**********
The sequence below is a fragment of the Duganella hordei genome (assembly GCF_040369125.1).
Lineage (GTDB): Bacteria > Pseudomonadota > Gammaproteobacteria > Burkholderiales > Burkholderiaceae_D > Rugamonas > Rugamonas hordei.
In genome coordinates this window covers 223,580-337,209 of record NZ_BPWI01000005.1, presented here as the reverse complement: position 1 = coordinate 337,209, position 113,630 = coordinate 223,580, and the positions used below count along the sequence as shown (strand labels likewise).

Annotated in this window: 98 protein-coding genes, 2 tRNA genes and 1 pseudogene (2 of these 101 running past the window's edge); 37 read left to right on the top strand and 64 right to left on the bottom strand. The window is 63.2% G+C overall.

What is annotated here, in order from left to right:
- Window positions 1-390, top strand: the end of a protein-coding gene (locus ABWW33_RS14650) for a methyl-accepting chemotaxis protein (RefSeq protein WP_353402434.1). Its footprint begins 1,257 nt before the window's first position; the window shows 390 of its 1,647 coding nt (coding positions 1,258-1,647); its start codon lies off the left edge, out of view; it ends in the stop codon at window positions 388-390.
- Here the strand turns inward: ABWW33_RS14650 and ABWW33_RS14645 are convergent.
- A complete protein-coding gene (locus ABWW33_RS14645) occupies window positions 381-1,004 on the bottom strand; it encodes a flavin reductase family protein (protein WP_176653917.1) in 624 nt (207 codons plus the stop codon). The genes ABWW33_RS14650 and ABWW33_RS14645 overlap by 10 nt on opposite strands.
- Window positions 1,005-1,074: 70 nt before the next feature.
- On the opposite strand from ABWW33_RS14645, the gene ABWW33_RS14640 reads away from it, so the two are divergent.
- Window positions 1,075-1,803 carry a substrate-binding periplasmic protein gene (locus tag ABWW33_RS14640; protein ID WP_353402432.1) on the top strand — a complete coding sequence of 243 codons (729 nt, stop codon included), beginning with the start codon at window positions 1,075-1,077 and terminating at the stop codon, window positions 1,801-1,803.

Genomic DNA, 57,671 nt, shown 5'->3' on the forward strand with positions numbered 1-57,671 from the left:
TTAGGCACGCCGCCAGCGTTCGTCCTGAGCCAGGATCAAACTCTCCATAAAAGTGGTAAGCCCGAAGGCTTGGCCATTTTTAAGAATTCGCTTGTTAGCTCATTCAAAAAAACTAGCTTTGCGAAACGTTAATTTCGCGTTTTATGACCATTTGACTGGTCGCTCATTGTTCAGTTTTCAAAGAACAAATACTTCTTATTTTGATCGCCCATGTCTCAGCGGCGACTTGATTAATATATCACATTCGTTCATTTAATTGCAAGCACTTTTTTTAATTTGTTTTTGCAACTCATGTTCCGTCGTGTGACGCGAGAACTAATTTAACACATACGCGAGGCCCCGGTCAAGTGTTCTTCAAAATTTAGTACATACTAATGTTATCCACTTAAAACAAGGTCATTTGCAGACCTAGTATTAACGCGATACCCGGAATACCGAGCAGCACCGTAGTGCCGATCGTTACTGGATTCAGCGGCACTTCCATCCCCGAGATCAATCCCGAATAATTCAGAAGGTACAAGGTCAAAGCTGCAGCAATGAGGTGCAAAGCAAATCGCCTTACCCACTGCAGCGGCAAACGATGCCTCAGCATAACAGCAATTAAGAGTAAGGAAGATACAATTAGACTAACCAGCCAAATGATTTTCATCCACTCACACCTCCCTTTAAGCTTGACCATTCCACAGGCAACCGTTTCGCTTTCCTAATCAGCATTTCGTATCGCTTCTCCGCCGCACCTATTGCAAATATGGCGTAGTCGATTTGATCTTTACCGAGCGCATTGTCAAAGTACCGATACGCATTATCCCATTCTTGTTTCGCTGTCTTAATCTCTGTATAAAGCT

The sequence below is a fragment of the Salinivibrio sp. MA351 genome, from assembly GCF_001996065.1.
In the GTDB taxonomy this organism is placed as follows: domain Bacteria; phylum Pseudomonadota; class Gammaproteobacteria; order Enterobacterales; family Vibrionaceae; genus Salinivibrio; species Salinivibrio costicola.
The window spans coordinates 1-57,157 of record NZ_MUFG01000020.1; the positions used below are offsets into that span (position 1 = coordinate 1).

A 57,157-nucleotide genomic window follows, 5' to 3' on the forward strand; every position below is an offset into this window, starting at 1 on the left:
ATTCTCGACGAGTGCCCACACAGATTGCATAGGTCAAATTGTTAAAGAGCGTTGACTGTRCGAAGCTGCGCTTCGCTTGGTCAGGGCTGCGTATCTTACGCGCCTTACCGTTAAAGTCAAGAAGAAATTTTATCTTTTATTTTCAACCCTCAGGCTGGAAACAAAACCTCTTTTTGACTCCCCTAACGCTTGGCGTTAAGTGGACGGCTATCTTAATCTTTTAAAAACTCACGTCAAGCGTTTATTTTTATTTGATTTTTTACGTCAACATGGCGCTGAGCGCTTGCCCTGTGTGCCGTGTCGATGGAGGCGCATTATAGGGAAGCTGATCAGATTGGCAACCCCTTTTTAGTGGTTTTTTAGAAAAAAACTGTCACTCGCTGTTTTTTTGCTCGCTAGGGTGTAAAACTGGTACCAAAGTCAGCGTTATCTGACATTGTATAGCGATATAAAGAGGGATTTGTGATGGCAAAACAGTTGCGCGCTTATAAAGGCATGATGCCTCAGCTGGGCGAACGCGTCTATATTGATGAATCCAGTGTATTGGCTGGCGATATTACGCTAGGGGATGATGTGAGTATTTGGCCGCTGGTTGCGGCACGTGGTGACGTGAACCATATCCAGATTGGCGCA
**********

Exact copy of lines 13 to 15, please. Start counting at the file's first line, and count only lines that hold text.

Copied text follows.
TTAGGCACGCCGCCAGCGTTCGTCCTGAGCCAGGATCAAACTCTCCATAAAAGTGGTAAGCCCGAAGGCTTGGCCATTTTTAAGAATTCGCTTGTTAGCTCATTCAAAAAAACTAGCTTTGCGAAACGTTAATTTCGCGTTTTATGACCATTTGACTGGTCGCTCATTGTTCAGTTTTCAAAGAACAAATACTTCTTATTTTGATCGCCCATGTCTCAGCGGCGACTTGATTAATATATCACATTCGTTCATTTAATTGCAAGCACTTTTTTTAATTTGTTTTTGCAACTCATGTTCCGTCGTGTGACGCGAGAACTAATTTAACACATACGCGAGGCCCCGGTCAAGTGTTCTTCAAAATTTAGTACATACTAATGTTATCCACTTAAAACAAGGTCATTTGCAGACCTAGTATTAACGCGATACCCGGAATACCGAGCAGCACCGTAGTGCCGATCGTTACTGGATTCAGCGGCACTTCCATCCCCGAGATCAATCCCGAATAATTCAGAAGGTACAAGGTCAAAGCTGCAGCAATGAGGTGCAAAGCAAATCGCCTTACCCACTGCAGCGGCAAACGATGCCTCAGCATAACAGCAATTAAGAGTAAGGAAGATACAATTAGACTAACCAGCCAAATGATTTTCATCCACTCACACCTCCCTTTAAGCTTGACCATTCCACAGGCAACCGTTTCGCTTTCCTAATCAGCATTTCGTATCGCTTCTCCGCCGCACCTATTGCAAATATGGCGTAGTCGATTTGATCTTTACCGAGCGCATTGTCAAAGTACCGATACGCATTATCCCATTCTTGTTTCGCTGTCTTAATCTCTGTATAAAGCT

The sequence below is a fragment of the Salinivibrio sp. MA351 genome, from assembly GCF_001996065.1.
In the GTDB taxonomy this organism is placed as follows: domain Bacteria; phylum Pseudomonadota; class Gammaproteobacteria; order Enterobacterales; family Vibrionaceae; genus Salinivibrio; species Salinivibrio costicola.